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Why use literature reviews in health and social care?
Why use literature reviews in health and social care?

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4.2 Policy and practice focus: Julie’s literature review

Julie’s literature review, conducted in conjunction with a range of public health academics, focused on the use of financial incentives to stop pregnant women from smoking, thus promoting their health and the future health of their children.

Having reviewed the evidence, I admit that I was surprised to discover that financial incentives appeared to be four times more effective than any other approach. Being concerned about the ethics of this approach and anticipating local (professional) resistance to it, I contacted Professor Theresa Marteau, an expert in financial incentives for behaviour change, for advice.

Theresa Marteau replied to my enquiry (some academics don’t, but it’s always worth a try) and sent me her draft research protocol to pilot financial incentives to help pregnant women quit in a UK setting. I secured the support of Derbyshire’s Director of Public Health, including the funding, to pilot this protocol in Derbyshire. The pilot ran for a 12-month period at Chesterfield Hospital. My literature review and its findings were instrumental in making this happen. Without the evidence from my literature review, I would not have been able to secure the managerial or financial support to develop the pilot.

In previous years the quit rate for smoking among pregnant women using Chesterfield Hospital maternity services was 1% of the total cohort of smokers. The quit rate rose to 8% during our pilot. In summary, a total of 239 (39%) of the 615 women (pregnant smokers) in the pilot enrolled on the scheme, of whom 143 made at least one quit attempt and received an incentive payment, and 97 out of 143 women were still quit six weeks later. Of these, 48 women were biochemically validated as still quit at delivery, 25 of whom remained biochemically quit six months later. These results resulted in a further significant policy change, which involved expansion of the intervention to the remaining areas of Derbyshire.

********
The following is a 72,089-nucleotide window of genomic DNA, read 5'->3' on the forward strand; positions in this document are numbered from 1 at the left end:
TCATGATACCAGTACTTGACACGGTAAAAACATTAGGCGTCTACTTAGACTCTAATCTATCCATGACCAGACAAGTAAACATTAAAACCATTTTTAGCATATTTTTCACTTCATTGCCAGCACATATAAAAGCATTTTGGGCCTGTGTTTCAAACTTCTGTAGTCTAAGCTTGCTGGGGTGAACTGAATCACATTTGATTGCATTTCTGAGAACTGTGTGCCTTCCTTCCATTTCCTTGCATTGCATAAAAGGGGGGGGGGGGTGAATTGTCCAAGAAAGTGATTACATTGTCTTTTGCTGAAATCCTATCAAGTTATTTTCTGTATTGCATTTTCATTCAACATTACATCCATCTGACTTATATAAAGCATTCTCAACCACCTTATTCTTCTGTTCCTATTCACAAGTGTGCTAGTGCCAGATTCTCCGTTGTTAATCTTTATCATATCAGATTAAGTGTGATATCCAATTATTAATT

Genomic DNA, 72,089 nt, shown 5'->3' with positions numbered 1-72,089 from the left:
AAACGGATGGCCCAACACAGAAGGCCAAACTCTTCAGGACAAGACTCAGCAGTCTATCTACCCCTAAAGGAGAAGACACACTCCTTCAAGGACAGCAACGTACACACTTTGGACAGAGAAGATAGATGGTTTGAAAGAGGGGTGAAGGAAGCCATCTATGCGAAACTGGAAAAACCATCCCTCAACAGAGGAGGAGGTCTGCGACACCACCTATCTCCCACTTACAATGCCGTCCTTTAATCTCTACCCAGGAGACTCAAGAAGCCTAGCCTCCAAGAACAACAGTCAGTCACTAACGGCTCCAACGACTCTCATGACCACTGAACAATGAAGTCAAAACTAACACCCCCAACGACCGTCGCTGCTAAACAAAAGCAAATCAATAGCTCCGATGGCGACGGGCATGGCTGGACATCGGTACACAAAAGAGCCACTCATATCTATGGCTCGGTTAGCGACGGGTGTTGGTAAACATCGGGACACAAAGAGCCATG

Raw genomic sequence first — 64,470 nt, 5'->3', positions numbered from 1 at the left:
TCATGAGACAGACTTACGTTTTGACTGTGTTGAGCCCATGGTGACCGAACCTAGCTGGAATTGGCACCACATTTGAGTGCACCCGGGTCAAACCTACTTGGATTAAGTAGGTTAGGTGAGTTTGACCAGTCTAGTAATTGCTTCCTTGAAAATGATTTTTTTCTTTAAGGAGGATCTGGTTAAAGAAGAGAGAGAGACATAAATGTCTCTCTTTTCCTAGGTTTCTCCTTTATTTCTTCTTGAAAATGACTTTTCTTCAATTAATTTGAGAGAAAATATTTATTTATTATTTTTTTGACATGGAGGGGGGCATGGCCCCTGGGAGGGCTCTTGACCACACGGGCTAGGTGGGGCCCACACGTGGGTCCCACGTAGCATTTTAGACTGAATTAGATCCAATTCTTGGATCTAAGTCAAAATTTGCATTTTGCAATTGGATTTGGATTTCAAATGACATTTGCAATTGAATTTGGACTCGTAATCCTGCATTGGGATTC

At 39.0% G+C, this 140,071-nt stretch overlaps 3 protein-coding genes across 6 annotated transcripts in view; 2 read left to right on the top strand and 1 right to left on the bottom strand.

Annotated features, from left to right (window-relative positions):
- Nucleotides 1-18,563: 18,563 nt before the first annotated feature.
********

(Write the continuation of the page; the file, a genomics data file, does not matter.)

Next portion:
(Ierfino et al., 2015)

Here, Julie reports two things, first that the literature review directly fed into a change of policy and practice, in how public health was promoted. Yet, giving smokers money to quit smoking might, for some people, seem morally wrong or bad practice in principle, despite evidence of effectiveness. Another point here is that Julie’s research led to a pilot to test the policy. In other words, both from a scientific and a political point of view, piloting of potentially controversial policies through new primary empirical research is likely to be necessary. In this case, the pilot led to a generalised change in practice in Derbyshire.